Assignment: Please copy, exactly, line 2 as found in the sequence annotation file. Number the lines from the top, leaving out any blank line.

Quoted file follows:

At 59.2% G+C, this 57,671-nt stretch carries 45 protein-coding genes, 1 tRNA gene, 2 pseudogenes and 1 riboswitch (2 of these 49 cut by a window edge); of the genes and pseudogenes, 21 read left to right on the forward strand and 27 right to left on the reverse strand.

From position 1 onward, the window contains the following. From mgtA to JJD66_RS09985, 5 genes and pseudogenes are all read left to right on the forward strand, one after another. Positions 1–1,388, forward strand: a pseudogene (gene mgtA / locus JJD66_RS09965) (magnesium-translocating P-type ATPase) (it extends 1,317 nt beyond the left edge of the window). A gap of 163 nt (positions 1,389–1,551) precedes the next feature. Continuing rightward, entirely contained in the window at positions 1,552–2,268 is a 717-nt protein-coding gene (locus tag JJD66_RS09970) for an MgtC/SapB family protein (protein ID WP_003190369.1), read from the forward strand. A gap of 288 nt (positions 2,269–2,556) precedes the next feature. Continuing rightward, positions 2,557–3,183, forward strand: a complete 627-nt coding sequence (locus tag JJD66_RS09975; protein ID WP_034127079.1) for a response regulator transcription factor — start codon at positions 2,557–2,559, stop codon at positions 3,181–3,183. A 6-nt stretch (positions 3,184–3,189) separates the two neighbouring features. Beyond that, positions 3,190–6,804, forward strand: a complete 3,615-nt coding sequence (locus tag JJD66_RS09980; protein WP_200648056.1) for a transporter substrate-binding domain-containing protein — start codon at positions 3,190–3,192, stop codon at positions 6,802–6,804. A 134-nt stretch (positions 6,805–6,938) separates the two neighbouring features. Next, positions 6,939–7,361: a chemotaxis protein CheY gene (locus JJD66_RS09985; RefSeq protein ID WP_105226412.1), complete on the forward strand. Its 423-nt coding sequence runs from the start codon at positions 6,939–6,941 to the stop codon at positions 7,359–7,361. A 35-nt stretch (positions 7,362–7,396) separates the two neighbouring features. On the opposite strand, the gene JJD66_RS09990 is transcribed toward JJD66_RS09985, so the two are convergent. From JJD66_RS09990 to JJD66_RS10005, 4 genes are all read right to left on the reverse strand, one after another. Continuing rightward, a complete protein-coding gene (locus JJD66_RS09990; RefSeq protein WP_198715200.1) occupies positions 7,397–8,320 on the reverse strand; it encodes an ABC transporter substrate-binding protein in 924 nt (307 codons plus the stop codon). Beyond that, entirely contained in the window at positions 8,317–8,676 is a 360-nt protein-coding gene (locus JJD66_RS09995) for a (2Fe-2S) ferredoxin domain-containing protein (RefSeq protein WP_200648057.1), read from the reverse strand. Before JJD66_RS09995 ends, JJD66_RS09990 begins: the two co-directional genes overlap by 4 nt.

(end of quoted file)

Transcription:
From position 1 onward, the window contains the following. From mgtA to JJD66_RS09985, 5 genes and pseudogenes are all read left to right on the forward strand, one after another. Positions 1–1,388, forward strand: a pseudogene (gene mgtA / locus JJD66_RS09965) (magnesium-translocating P-type ATPase) (it extends 1,317 nt beyond the left edge of the window). A gap of 163 nt (positions 1,389–1,551) precedes the next feature. Continuing rightward, entirely contained in the window at positions 1,552–2,268 is a 717-nt protein-coding gene (locus tag JJD66_RS09970) for an MgtC/SapB family protein (protein ID WP_003190369.1), read from the forward strand. A gap of 288 nt (positions 2,269–2,556) precedes the next feature. Continuing rightward, positions 2,557–3,183, forward strand: a complete 627-nt coding sequence (locus tag JJD66_RS09975; protein ID WP_034127079.1) for a response regulator transcription factor — start codon at positions 2,557–2,559, stop codon at positions 3,181–3,183. A 6-nt stretch (positions 3,184–3,189) separates the two neighbouring features. Beyond that, positions 3,190–6,804, forward strand: a complete 3,615-nt coding sequence (locus tag JJD66_RS09980; protein WP_200648056.1) for a transporter substrate-binding domain-containing protein — start codon at positions 3,190–3,192, stop codon at positions 6,802–6,804. A 134-nt stretch (positions 6,805–6,938) separates the two neighbouring features. Next, positions 6,939–7,361: a chemotaxis protein CheY gene (locus JJD66_RS09985; RefSeq protein ID WP_105226412.1), complete on the forward strand. Its 423-nt coding sequence runs from the start codon at positions 6,939–6,941 to the stop codon at positions 7,359–7,361. A 35-nt stretch (positions 7,362–7,396) separates the two neighbouring features. On the opposite strand, the gene JJD66_RS09990 is transcribed toward JJD66_RS09985, so the two are convergent. From JJD66_RS09990 to JJD66_RS10005, 4 genes are all read right to left on the reverse strand, one after another. Continuing rightward, a complete protein-coding gene (locus JJD66_RS09990; RefSeq protein WP_198715200.1) occupies positions 7,397–8,320 on the reverse strand; it encodes an ABC transporter substrate-binding protein in 924 nt (307 codons plus the stop codon). Beyond that, entirely contained in the window at positions 8,317–8,676 is a 360-nt protein-coding gene (locus JJD66_RS09995) for a (2Fe-2S) ferredoxin domain-containing protein (RefSeq protein WP_200648057.1), read from the reverse strand. Before JJD66_RS09995 ends, JJD66_RS09990 begins: the two co-directional genes overlap by 4 nt.